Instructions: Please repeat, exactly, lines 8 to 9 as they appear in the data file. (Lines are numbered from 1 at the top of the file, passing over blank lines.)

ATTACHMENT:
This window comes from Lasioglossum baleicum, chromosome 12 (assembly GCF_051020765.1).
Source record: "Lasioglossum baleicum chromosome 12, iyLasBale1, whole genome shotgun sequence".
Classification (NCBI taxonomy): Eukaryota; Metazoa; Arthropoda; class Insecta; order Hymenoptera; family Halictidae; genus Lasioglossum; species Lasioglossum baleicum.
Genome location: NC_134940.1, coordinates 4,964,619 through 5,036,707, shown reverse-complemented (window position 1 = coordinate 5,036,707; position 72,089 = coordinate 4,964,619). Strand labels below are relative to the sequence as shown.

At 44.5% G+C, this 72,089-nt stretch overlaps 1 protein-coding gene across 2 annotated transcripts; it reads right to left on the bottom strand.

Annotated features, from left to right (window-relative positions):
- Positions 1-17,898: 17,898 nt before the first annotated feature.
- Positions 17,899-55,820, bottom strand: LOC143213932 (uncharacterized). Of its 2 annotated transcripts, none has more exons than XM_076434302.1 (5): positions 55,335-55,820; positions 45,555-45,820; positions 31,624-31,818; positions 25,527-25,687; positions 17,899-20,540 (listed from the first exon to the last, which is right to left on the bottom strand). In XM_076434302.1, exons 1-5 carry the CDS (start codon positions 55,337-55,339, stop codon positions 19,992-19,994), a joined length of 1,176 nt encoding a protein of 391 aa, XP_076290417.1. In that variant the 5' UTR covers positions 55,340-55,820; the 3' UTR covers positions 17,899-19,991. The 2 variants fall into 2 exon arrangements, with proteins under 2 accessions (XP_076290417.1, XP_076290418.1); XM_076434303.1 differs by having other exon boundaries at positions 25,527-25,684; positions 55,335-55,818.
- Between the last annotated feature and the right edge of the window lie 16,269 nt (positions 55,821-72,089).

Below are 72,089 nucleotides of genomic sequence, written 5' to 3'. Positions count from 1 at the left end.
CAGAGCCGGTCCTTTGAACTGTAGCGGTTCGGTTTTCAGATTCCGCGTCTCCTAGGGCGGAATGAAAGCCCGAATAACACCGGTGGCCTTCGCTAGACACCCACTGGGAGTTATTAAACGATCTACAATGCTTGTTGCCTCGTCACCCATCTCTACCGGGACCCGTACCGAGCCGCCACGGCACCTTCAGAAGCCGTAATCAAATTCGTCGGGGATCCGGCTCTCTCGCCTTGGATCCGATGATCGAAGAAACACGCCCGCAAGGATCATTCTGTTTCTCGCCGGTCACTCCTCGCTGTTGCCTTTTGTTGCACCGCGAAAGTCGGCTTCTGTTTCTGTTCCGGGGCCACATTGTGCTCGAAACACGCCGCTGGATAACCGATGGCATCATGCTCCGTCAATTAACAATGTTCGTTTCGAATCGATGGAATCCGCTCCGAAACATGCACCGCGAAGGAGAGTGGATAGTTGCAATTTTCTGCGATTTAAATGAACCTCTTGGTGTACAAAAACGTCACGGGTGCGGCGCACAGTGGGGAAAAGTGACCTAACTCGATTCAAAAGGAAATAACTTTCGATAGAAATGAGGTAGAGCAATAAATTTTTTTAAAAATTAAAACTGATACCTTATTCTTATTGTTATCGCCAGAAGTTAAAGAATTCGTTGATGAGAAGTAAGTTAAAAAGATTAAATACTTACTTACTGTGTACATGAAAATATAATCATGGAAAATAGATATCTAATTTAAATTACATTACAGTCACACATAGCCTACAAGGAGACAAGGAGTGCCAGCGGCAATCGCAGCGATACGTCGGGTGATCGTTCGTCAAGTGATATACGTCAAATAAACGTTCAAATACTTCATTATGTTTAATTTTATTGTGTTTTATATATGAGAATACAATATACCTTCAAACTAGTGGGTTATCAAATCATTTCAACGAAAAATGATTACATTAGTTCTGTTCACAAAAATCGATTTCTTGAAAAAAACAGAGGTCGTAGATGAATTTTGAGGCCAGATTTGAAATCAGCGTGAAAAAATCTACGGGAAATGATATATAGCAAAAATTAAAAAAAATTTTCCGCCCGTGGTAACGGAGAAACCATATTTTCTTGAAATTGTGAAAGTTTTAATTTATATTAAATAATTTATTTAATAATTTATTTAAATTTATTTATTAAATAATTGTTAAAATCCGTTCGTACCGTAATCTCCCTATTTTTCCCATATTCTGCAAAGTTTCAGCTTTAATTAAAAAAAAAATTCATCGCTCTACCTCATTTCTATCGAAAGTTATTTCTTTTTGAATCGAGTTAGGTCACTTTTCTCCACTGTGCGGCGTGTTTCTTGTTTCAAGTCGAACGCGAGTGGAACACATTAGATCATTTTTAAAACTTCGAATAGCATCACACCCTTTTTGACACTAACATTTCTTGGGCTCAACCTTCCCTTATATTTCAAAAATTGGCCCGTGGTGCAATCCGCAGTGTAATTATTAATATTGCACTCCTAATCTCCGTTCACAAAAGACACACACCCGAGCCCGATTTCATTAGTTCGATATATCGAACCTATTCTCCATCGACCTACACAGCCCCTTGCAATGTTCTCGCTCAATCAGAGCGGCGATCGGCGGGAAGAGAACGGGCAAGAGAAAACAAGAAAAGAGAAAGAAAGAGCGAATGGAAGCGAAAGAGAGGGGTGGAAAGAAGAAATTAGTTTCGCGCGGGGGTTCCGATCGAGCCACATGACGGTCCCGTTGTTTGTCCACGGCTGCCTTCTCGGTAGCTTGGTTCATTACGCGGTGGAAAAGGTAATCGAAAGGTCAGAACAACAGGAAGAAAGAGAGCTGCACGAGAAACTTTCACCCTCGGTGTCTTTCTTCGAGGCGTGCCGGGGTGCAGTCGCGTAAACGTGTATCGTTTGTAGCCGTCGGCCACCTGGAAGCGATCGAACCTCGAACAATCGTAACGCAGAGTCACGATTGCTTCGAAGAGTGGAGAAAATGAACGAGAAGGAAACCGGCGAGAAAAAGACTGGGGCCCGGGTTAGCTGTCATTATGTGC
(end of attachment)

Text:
- Positions 17,899-55,820, bottom strand: LOC143213932 (uncharacterized). Of its 2 annotated transcripts, none has more exons than XM_076434302.1 (5): positions 55,335-55,820; positions 45,555-45,820; positions 31,624-31,818; positions 25,527-25,687; positions 17,899-20,540 (listed from the first exon to the last, which is right to left on the bottom strand). In XM_076434302.1, exons 1-5 carry the CDS (start codon positions 55,337-55,339, stop codon positions 19,992-19,994), a joined length of 1,176 nt encoding a protein of 391 aa, XP_076290417.1. In that variant the 5' UTR covers positions 55,340-55,820; the 3' UTR covers positions 17,899-19,991. The 2 variants fall into 2 exon arrangements, with proteins under 2 accessions (XP_076290417.1, XP_076290418.1); XM_076434303.1 differs by having other exon boundaries at positions 25,527-25,684; positions 55,335-55,818.
- Between the last annotated feature and the right edge of the window lie 16,269 nt (positions 55,821-72,089).